Traditions won’t take care of themselves. They’re living creatures that require our careful tending to survive across time. But the care and feeding of traditions is a tricky job. Alter a tradition too much and you can undermine its value. Leave it untended and it can lose its meaning and become an archaic curiosity.
We could offer hundreds of examples of the challenge of maintaining tradition, but this week is the anniversary of a particularly good example: the 1973 introduction of the Designated Hitter Rule to major-league baseball.
Keep in mind that baseball continually changes. It has altered so much since its earliest form that a game played by 1880 rules looks oddly quaint to modern viewers. Year after year, the baseball commission had imposed rules to improve the game: making it safer, more competitive, and more enjoyable to play and watch. Some of the changes, though, were made to increase the profitability of the baseball. The Designated Hitter (DH) Rule falls into this last category. Team owners hoped that the DH would boost scores and, more important, revenues.
The rule was a response to a generally accepted fact of baseball: pitchers were generally the weakest batters on the team. They might be able to hurl thunder and lightning across home plate, or make a ball dance slowly toward home plate to seduce batters into fevered swinging, but they rarely had the additional talent for hitting the ball. So when it came time for a pitchers turn at bat, it was often the sleepiest part of the game.
The DH rule allowed a team to add a 10th player who would go to bat for the pitcher. Inevitably, the DH was a powerful batter who would rarely play the field. The first DH stepped into the batter’s box in 1973. Larry Eugene Hisle batted in place of the Minnesota Twins’ pitcher in a pre-season game and hit a home run with two men on base, then a grand slam.
According to a Post article,
“when nine of the twelve clubs in the American League drew fewer than a
million customers in 1972, the stampede was on. The villain: the 6-foot-4-inch pitcher with overpowering stuff. The victim: the man waving a baseball bat 60/2 feet away. The reason, suggested Gabe Paul: “The pitchers and the stadium grew too big.”
“Larry Hisle didn’t realize it at the time, but that was his cue. Actually, the cue had been sneaking up on him. In 1895, the infield fly rule was adopted to keep smart infielders from tricking unsmart base-runners. In 1901, it was revised to protect the innocent. In 1920, the spitball was outlawed. In 1950, the strike zone was defined (armpit to top of knee). In 1963, it was defined again (top of shoulder to bottom of knee). In 1969, would you believe armpit to top of knee again?
“Then men walked on the moon, the Mets won the pennant and the redink wretches of the American League began clamoring for somebody, anybody, to put more clout into the old ball game. Enter the tenth man: the ‘designated hitter.’
“He arrived in 1969, during the same summer Neil Armstrong arrived on the
shore of the Sea of Tranquility, but nobody paid much attention. Still, in places like Rochester and Syracuse and Toledo, he was often the talk of the town: the man who did nothing but bat for the pitcher… He was experimental that summer, his stage was the [highest level of the minor league] and his impact on the seas of baseball tranquility was immediate.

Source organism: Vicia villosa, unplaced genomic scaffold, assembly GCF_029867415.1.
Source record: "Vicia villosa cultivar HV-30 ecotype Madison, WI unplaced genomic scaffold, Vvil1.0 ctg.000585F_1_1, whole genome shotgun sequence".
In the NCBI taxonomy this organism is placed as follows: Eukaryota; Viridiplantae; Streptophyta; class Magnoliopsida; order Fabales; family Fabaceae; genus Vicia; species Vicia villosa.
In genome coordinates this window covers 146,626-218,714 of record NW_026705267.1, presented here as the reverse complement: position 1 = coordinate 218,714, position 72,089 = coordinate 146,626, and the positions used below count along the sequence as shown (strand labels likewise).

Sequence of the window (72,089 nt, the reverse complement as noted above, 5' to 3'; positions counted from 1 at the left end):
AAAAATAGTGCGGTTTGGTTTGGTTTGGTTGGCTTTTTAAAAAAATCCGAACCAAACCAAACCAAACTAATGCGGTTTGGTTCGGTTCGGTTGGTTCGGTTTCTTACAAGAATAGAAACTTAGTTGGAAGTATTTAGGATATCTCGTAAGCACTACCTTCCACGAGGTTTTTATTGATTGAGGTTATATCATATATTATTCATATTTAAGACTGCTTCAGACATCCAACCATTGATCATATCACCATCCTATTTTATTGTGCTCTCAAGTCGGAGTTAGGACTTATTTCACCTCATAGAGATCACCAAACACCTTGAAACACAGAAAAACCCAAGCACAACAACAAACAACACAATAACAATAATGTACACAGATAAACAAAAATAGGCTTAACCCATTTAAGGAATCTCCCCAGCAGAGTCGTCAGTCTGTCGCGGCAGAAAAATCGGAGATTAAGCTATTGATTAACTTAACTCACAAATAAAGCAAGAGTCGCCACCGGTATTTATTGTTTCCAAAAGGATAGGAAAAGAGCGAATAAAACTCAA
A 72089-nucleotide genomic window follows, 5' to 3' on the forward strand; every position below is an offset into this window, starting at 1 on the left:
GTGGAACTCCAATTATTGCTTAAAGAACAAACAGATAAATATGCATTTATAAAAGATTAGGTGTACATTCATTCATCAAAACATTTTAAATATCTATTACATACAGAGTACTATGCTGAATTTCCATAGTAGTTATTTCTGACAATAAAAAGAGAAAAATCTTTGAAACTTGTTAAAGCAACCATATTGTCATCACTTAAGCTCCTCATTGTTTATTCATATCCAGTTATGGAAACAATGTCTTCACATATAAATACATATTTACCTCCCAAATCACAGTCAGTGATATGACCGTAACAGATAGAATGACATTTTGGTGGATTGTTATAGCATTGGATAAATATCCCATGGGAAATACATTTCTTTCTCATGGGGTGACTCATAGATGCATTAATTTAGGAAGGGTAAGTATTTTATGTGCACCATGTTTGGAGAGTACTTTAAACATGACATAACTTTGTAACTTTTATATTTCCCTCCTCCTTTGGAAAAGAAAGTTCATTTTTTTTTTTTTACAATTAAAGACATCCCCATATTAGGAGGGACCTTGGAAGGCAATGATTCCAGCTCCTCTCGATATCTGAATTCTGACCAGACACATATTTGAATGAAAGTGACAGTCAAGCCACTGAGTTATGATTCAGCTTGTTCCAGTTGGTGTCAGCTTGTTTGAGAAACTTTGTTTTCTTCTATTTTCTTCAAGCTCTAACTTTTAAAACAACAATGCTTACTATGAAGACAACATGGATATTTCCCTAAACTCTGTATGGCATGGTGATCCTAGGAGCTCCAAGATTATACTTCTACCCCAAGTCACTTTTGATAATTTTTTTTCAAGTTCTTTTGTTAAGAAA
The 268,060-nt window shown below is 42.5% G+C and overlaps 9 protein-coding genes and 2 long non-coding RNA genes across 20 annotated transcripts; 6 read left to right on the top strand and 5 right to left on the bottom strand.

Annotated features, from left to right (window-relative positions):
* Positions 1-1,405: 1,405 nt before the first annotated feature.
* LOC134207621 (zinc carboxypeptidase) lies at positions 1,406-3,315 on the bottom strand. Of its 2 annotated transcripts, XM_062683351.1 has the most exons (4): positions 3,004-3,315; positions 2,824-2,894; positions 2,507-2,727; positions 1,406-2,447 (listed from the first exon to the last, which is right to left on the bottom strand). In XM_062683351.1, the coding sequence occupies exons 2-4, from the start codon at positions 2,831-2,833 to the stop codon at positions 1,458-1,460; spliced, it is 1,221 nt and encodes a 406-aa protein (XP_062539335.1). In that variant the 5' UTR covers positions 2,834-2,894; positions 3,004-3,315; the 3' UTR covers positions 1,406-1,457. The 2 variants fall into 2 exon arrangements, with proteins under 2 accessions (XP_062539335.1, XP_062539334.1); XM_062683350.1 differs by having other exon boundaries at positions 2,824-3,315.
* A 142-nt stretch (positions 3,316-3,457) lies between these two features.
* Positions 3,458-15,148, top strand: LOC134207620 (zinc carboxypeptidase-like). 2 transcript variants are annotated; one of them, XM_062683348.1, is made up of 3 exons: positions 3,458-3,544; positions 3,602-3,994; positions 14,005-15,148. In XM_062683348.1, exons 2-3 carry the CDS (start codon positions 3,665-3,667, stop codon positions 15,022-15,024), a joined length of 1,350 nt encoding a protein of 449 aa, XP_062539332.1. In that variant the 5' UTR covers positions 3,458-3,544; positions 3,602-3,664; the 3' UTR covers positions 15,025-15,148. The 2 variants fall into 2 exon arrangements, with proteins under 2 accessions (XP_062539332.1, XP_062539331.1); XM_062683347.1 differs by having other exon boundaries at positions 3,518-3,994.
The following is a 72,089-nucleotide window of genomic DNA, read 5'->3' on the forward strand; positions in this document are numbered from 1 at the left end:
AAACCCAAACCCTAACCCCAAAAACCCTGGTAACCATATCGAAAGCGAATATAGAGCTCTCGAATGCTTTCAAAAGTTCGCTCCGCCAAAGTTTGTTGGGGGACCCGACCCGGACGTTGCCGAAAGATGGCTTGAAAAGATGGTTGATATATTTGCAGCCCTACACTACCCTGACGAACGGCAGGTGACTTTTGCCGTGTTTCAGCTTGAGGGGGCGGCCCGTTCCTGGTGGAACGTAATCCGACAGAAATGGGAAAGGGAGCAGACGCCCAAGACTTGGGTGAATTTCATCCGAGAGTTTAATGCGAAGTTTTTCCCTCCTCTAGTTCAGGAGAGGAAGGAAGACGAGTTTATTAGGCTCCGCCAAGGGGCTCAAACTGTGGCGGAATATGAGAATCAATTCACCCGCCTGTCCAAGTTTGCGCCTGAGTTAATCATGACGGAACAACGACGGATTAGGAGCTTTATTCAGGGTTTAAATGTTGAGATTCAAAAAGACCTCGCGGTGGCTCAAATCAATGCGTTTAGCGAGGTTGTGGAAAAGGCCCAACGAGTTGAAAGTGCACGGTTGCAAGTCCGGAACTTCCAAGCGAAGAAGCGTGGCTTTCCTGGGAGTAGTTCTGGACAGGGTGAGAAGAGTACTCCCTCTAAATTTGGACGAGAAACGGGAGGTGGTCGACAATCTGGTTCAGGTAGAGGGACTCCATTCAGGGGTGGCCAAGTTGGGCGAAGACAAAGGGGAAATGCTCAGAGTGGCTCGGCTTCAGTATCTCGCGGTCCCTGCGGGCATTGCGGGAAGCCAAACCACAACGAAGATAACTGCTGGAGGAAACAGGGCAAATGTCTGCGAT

“Batting averages in the league promptly rose by as much as 17 points for the first-place club. More runs were scored. The designated hitters collectively batted 120 points higher than the pitchers they replaced. The pitchers — who were allowed to stay in the
game strictly as pitchers — began to stick around a lot longer.
“Also, since nothing takes so much time in a baseball game as changing [an exhausted] pitcher, the games zipped along: ten minutes shorter on the average. The fans, reported George Sisler, the league president, “overwhelmingly liked it” when polled.”
Today, the support is far from overwhelming. Many fans still refuse to accept the idea. To them, the DH rule is the worst change ever introduced to the game. They consider the DH an alien on the team — a creature spawned in the box office to ruin the spirit of the game.
Fortunately, baseball offers an alternative: the DH Rule is used by only half of the major-league teams; there are no designated hitters on National League teams. So when fans debate the virtues and evils of designated hitters, they can compare the performance of teams between the two leagues.
You don’t have to be a rabid baseball fan to see an intriguing question beneath the controversy. The Designated Hitter Rule is a fundamental controversy that can be found in art, goverment, philosophy, and religion: is it better to change the rules to achieve desired results, or should we improve our performance within the existing rules? This question in this controversy is similar to that which launched the Reformation and split the artistic community over Modernism.
We can argue that altering the game of baseball to make it more appealing will ensure the survival of the sport. We can also argue that a game that’s changed to make it more amusing is no longer the original game. When we change the form of a baseball game, we also change its substance. And after 36 years, a lot of people don’t like the new substance that is Designated Hitter baseball.
At one level, it is just an argument about what makes good baseball. At another level, though, it is a debate about playing with tradition.
Some will say baseball is a metaphor for life. We believe what the learned theologian Rev. Arthur Heinze says: “Life is a metaphor for baseball.”
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